activists

Diana, Princess of Wales

The illustration for this weeks Illustrated Women in History was submitted by Philip Mole. The biography was submitted by Anna Sanderson. 

Diana, Princess of Wales, once a member of the British royal family, was a humanitarian who worked tirelessly to raise awareness of previously overlooked issues, such as homelessness, landmines and HIV.

Diana Spencer was born at Park House, Sandringham, on 1st July 1961, the fourth child of John Spencer (later the 8th Earl Spencer) and his first wife Frances Roche.

She hit the headlines in 1980 as the girlfriend of Prince Charles, heir to the British throne. Her picture was soon on the front page of every newspaper — a foreboding sign for the 19-year old nursery school assistant, who was to become arguably the most photographed woman in the world.

After only twelve meetings, Diana and Charles were engaged, and the couple married at St. Paul’s Cathedral on 29th July 1981. They went on to have two children, Princes William and Harry.

Throughout her life, Diana changed the face of the British royal family. Tactile and humorous, she quickly became a popular figure, with the press and public alike taking an unprecedented interest in their new princess. Everything from her clothing to her hairstyle garnered attention, but there was much more to Diana than her outward appearance. Drawn to those in need, she championed causes that all too often went un-noticed. She shook hands with aids sufferers at a time when it was unheard of, hugged children in hospital beds, and used her publicity to give a voice to the people who needed it most. A hands on mum, she also ensured her children got involved with her work, taking them to visit homeless centres and introducing them to a world outside of their own. Never before had a member of the royal family forged such a close relationship with their subjects.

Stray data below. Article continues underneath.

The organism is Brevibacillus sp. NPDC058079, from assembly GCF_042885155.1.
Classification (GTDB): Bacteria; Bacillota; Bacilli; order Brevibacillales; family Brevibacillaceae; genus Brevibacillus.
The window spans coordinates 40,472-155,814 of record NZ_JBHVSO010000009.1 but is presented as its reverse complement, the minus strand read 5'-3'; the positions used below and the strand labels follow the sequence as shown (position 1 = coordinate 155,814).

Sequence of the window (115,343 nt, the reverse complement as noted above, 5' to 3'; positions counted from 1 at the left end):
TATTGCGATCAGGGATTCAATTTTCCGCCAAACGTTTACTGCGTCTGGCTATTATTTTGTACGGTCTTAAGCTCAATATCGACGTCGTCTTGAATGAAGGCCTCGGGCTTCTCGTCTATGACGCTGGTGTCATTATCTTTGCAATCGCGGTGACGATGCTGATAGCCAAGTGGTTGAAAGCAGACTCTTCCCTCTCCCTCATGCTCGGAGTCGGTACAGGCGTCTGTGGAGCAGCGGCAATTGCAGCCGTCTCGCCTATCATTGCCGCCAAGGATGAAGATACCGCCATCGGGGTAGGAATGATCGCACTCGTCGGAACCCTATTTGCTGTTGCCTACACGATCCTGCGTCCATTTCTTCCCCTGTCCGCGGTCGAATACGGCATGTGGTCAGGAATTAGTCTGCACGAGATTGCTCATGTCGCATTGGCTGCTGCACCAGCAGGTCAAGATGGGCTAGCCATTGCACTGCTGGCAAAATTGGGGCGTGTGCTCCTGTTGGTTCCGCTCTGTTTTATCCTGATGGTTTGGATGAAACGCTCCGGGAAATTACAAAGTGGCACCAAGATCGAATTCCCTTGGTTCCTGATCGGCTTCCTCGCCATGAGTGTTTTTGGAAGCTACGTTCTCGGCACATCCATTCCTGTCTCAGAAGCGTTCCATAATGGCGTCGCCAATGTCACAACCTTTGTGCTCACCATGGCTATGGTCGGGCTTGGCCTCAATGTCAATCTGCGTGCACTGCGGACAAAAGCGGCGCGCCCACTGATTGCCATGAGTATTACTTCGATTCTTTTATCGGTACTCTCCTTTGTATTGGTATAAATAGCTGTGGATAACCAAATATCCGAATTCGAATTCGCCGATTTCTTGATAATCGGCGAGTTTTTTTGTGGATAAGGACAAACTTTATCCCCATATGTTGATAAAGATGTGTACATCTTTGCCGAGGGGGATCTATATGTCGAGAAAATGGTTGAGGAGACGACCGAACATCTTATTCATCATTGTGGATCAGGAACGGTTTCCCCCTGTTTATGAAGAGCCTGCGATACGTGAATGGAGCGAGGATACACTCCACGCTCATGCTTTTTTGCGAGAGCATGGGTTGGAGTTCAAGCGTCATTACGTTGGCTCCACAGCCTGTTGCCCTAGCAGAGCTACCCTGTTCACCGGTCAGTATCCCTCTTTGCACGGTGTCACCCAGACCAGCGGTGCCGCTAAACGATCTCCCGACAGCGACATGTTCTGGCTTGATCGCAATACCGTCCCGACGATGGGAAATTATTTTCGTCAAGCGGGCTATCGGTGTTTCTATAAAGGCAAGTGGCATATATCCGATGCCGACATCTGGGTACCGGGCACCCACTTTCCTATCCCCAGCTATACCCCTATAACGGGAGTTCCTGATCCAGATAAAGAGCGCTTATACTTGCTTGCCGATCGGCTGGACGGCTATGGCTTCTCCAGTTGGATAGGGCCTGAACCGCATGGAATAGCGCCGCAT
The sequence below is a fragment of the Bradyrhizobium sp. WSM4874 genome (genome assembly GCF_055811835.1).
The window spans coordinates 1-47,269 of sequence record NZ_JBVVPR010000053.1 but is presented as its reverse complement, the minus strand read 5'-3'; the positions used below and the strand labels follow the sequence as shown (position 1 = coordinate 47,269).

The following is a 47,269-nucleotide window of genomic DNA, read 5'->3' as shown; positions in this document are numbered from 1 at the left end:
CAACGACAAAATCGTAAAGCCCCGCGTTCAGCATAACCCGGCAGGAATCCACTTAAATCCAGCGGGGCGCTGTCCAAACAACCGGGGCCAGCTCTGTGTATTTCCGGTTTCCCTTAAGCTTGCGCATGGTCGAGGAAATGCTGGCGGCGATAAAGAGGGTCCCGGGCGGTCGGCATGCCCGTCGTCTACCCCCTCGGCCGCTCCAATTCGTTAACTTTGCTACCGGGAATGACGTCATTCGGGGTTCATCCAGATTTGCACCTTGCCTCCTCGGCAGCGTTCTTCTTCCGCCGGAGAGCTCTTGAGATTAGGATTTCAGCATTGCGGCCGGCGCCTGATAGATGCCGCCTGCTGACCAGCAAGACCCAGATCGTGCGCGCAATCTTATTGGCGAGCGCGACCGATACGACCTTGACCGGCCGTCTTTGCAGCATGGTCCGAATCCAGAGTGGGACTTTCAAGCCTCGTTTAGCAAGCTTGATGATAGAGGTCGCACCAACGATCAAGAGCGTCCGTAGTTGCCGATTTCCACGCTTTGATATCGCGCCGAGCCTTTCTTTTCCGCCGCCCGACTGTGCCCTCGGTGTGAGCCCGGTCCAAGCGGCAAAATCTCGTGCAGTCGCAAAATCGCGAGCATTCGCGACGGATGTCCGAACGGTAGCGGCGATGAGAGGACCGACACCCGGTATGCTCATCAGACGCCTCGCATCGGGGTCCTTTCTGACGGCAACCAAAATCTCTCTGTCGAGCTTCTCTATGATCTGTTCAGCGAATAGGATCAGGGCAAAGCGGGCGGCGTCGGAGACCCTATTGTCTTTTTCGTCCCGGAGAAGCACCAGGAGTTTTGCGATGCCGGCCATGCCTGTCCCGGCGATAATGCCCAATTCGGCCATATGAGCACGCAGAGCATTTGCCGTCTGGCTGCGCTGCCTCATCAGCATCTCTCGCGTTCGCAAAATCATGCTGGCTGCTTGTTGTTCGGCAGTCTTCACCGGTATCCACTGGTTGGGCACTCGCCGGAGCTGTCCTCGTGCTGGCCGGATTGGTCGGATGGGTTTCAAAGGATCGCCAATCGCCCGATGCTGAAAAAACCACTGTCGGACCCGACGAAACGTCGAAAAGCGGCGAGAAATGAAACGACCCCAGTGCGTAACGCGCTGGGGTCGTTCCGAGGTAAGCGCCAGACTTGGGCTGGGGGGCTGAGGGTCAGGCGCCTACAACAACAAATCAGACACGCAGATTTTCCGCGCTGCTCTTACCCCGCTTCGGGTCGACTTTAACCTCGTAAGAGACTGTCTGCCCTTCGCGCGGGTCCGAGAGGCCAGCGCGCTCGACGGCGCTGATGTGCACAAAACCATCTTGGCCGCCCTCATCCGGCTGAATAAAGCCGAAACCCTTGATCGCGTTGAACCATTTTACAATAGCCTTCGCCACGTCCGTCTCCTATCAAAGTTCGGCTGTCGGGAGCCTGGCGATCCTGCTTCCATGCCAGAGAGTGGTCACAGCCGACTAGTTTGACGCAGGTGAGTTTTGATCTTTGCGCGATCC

In 1992, amidst rumours of marital problems, Diana secretly collaborated with author Andrew Morton on a controversial book, Diana: Her True Story. Revealing the princess’ private struggles with her husband’s infidelity and the eating disorder bulimia nervosa, the publication offered such a candid insight into royal life that it was banned by several retailers. A deeply personal and, at times, difficult read, it became a best-seller, further reinforcing Diana’s public popularity.

Diana and Charles separated later that year and were divorced in 1996. Despite being stripped of her HRH title, Diana continued much of her charity work, lending her name, image and support to organisations such as Centrepoint and The Leprosy Mission. She was also instrumental in bringing attention to the dangers of landmines, and in January 1997, she was photographed walking through a minefield in Angola to further highlight the cause.

Diana, Princess of Wales, died on 31st August 1997, following a car crash in Paris; she was just 36 years old. Her untimely death was met with such a huge outpouring of public grief that she was given a ceremonial funeral. Broadcast live around the world, it became one of the most watched events in television history.

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